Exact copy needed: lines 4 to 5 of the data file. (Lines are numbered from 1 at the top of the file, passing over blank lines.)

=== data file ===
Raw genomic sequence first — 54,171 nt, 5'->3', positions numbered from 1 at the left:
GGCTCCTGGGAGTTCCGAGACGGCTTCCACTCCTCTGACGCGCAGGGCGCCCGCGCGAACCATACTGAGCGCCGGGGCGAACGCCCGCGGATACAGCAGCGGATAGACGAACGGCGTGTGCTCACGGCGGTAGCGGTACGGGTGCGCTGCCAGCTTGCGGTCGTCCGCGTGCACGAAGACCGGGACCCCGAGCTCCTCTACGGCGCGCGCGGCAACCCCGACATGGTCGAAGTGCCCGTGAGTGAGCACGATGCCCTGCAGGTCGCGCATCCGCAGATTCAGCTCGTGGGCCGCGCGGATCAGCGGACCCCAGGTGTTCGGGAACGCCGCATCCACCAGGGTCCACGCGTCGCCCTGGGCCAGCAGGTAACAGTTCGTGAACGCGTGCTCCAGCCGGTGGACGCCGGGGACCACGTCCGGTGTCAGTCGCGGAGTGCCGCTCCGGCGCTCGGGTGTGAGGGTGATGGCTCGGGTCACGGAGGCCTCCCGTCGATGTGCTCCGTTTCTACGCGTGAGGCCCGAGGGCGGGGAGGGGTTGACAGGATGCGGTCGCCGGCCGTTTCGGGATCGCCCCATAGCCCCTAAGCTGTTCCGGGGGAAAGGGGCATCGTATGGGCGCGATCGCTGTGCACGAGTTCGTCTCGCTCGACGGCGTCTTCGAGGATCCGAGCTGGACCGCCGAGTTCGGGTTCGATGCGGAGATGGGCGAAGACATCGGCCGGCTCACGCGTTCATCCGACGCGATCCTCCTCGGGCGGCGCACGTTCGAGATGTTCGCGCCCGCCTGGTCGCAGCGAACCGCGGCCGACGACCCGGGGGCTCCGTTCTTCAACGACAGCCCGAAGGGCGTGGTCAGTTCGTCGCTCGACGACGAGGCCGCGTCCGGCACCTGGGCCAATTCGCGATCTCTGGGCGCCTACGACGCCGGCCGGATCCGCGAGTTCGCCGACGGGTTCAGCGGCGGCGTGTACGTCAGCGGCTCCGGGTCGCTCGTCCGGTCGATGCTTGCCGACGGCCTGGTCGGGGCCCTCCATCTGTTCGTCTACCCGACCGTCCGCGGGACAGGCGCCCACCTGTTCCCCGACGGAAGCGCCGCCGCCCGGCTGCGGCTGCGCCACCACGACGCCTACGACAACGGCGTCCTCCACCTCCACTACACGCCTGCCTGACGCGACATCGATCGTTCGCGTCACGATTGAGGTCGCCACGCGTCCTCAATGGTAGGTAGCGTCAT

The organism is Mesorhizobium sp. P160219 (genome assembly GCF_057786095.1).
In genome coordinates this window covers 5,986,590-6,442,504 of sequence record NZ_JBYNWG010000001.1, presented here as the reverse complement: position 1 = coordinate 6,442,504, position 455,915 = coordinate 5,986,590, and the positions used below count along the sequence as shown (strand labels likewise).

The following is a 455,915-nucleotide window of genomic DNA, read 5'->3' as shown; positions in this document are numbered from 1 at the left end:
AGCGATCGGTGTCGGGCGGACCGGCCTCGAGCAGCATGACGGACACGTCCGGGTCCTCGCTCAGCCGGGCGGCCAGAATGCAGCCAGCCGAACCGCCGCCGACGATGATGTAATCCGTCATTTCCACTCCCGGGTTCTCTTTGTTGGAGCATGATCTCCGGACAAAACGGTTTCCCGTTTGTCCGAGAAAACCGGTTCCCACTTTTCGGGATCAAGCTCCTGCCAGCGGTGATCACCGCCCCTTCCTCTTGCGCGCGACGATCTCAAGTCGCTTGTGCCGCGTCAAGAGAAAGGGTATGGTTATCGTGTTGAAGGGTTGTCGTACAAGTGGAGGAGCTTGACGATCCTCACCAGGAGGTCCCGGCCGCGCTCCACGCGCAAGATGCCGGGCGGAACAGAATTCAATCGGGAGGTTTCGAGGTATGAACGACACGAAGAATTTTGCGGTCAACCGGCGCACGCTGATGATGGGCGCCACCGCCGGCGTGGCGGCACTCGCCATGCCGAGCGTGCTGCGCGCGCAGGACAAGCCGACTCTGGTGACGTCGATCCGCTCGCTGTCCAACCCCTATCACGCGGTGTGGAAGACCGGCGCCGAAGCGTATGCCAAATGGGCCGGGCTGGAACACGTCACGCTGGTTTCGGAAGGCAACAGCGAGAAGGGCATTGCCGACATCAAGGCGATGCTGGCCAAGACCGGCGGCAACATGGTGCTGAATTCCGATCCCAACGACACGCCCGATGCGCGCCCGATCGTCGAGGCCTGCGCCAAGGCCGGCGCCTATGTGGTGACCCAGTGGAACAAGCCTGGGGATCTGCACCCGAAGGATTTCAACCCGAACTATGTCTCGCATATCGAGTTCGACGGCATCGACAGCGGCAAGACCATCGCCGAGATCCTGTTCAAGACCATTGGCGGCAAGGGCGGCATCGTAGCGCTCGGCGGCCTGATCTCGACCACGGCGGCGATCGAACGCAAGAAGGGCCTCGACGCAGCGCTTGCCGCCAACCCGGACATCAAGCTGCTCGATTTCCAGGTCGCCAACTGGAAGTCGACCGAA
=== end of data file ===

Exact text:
In genome coordinates this window covers 5,986,590-6,442,504 of sequence record NZ_JBYNWG010000001.1, presented here as the reverse complement: position 1 = coordinate 6,442,504, position 455,915 = coordinate 5,986,590, and the positions used below count along the sequence as shown (strand labels likewise).

The following is a 455,915-nucleotide window of genomic DNA, read 5'->3' as shown; positions in this document are numbered from 1 at the left end: